Verifying Spanning Tree Protocol

Spanning Tree Protocol (STP) is an algorithm that provides path redundancy while preventing undesirable loops in a network that are created by multiple active paths between switches. Loops occur when there are alternate routes between two or more switches within the network. To establish path redundancy, STP creates a tree that spans all of the switches in an extended network, forcing redundant paths into a standby, or blocked state. STP allows only one active path at a time between any two switches therefore preventing loops while providing redundant links as a backup in case the initial link should fail. If STP cost changes, or if one network segment becomes unreachable, the spanning tree algorithm will reconfigure the spanning tree topology and reestablishes the link by activating the standby path.

In this Free CCNA Lab we will use Cisco’s Packet Tracer and what we have learned in previous labs to configure VLAN Trunking Protocol and a VLAN on three switches in a fault tolerant configuration. We will then demonstrate Spanning Tree Protocol (STP) operation by shutting down functioning ports and observing the operation of the remaining ports. We will also use the show and ping commands to verify proper operation.


  • Practice what we have learned previously by doing basic configuration.
  • Practice configuring VTP and VLANs in the VTP domain.
  • Learn to verify STP operation on Catalyst switches.

Perform Basic Router Configuration:

  1. Configure the hostname on all switched as shown in the network diagram.
  2. Configure no ip domain-lookup on all switches.
  3. Configure the enable secret password as cisco on all switches.
  4. Configure the console and vty password as sanfran on all switches.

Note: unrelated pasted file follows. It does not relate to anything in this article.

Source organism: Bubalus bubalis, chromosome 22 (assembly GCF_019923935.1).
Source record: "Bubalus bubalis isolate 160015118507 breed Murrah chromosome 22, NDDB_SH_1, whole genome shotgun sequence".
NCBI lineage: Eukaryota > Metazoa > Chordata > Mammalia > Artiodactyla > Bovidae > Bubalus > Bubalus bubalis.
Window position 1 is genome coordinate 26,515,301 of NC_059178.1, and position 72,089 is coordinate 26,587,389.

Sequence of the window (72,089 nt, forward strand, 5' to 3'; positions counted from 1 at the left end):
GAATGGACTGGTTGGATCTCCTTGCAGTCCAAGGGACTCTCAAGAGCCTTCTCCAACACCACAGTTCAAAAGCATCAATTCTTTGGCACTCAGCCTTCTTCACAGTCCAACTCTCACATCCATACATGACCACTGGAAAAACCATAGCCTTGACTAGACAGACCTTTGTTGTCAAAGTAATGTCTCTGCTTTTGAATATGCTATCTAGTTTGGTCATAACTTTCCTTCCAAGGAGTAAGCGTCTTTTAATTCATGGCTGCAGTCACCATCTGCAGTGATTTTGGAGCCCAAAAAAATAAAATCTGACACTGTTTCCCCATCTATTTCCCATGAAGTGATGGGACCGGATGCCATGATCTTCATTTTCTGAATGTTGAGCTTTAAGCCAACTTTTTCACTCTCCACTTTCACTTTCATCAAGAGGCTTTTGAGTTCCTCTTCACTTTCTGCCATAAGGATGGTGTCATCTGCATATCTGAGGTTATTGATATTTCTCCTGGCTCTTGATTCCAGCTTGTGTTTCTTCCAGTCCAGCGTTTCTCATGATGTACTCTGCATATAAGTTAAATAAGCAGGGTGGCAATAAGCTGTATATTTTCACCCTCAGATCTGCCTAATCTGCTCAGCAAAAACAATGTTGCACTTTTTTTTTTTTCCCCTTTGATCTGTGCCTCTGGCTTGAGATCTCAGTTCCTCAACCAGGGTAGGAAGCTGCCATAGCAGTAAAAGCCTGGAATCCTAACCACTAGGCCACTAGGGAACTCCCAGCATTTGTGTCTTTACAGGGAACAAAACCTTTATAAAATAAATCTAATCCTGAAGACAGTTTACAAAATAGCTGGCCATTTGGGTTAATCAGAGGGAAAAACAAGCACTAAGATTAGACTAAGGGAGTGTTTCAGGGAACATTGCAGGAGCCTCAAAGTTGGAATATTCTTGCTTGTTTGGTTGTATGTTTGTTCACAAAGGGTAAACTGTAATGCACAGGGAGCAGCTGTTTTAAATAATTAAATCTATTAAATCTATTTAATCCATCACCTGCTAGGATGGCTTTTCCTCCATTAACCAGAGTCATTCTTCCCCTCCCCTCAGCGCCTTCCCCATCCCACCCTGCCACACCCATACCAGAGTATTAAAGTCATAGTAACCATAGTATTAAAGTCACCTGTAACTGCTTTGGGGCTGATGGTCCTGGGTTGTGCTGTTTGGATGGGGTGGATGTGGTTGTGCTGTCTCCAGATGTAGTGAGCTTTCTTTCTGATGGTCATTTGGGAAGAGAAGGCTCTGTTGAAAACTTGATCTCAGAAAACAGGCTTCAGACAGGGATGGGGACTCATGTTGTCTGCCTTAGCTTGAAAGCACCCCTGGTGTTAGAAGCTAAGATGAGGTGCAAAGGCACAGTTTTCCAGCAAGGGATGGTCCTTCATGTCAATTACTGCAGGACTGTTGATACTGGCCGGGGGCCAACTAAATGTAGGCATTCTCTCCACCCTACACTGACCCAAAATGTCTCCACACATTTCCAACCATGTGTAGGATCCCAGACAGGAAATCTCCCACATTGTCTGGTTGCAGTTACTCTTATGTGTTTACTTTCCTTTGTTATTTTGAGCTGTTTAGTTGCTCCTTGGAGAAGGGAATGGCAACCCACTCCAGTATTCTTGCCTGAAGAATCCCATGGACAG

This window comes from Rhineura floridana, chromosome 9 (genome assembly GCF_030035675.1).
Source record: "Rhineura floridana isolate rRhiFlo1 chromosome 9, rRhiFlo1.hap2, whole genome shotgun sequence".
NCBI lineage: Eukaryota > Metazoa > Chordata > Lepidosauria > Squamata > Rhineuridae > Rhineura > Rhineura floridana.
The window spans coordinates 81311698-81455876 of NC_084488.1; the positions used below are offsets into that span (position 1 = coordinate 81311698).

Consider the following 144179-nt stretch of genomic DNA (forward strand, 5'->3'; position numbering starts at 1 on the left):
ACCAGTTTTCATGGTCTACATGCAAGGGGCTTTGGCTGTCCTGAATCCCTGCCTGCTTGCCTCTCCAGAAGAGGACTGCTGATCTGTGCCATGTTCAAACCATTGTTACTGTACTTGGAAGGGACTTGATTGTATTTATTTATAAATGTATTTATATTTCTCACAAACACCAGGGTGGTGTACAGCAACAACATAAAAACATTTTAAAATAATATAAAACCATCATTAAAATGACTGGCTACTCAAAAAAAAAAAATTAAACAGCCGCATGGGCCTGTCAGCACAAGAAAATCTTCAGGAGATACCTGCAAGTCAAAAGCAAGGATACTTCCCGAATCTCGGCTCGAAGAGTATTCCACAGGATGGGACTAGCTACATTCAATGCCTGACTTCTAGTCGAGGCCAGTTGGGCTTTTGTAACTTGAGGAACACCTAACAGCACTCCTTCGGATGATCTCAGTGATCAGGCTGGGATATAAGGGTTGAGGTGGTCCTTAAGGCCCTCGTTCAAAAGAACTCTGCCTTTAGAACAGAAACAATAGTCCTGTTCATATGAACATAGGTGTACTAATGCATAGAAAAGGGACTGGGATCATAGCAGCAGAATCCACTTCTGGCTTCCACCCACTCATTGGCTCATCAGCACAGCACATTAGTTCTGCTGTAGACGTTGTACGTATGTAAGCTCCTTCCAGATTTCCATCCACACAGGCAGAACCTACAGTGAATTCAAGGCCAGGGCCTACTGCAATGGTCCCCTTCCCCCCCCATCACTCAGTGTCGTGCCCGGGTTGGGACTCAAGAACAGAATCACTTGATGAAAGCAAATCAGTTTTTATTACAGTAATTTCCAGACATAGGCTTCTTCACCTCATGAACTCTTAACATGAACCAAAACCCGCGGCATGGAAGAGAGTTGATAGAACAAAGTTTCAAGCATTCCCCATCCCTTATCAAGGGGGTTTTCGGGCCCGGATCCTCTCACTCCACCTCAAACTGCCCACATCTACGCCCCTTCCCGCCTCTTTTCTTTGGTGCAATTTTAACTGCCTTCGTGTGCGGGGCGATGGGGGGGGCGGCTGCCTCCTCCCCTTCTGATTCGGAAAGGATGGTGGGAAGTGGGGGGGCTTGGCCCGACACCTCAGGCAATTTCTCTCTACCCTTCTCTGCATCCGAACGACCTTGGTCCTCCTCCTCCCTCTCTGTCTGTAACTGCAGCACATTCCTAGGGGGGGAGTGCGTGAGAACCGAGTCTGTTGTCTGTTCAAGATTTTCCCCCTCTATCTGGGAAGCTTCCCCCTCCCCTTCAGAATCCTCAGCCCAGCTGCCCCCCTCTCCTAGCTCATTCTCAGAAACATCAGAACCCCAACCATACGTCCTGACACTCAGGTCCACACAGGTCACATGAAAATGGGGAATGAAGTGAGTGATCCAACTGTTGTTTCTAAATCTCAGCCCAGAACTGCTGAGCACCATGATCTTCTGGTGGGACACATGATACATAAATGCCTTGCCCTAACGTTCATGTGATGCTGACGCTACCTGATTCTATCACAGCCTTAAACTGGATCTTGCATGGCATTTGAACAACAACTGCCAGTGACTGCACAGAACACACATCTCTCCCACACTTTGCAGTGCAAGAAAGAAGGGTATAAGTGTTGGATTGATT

5. Configure the exec-timeout command to the console and virtual terminal lines.
  6. Save the running configuration to the NVRAM.

Configure IP Addressing on the Host PCs:

  1. Configure the IP address of the Ethernet interface as shown in the network diagram
  2. Configure the interface subnet as shown in the network diagram.
  3. Configure the gateway address of the interface to be the

Configure Trunks between switches:

  1. Configure the interfaces Gig0/1 and 0/2 on DSW1 to have dot1q encapsulation.
  2. Configure the interfaces Gig0/1 and 0/2 on DSW1 as trunking.
  3. Configure the interfaces Gig1/1 and 1/2 on ASW1 and ASW2 as trunking.

Configure VTP:

  1. Configure the VTP domain on all three switches as CCNA.
  2. Set the VTP domain password as cisco on all three switches.
  3. Configure DSW-1 as a VTP Server switch.
  4. Verify VTP Status on DSW1.
  5. Configure ASW-1 and ASW-2 as a VTP Client switch
  6. Verify VTP Status on ASW1 and 2.

Create and verify VLANs:

  1. Create the VLAN 10 on DSW1
  2. Assign the name Sales to VLAN 10
  3. Verify VLAN 10 has propagated to ASW1 and ASW2
  4. From PC-1 ping PC-2

Verifying Spanning-Tree:

  1. Display Spanning-Tree summary on DSW1
  2. Display Spanning-Tree summary on ASW1
  3. Display Spanning-Tree summary on ASW2
  4. Shut down the interface Gig1/2 on ASW1 Note the topology change.
  5. Display Spanning-Tree summary on ASW1.
  6. From PC1 ping PC2.

Search for Additional CCNA Labs: [adsense_id=”4″]

  Verifying-Spanning-Tree-Protocol (127.5 KiB, 10,877 hits)

  Packet Tracer 5-3-3 By Cisco (48.3 MiB, 1,934 hits)
You do not have permission to download this file.

You can leave a response, or trackback from your own site.

One Response to “Verifying Spanning Tree Protocol”

  1. LeChuck99 says:

    No comment

Leave a Reply

What is 12 + 14 ?
Please leave these two fields as-is:
IMPORTANT! To be able to proceed, you need to solve the following simple math (so we know that you are a human) :-)


Powered by WordPress | Designed by: backlinks | Thanks to internet marketing, etiketten drucken and index backlink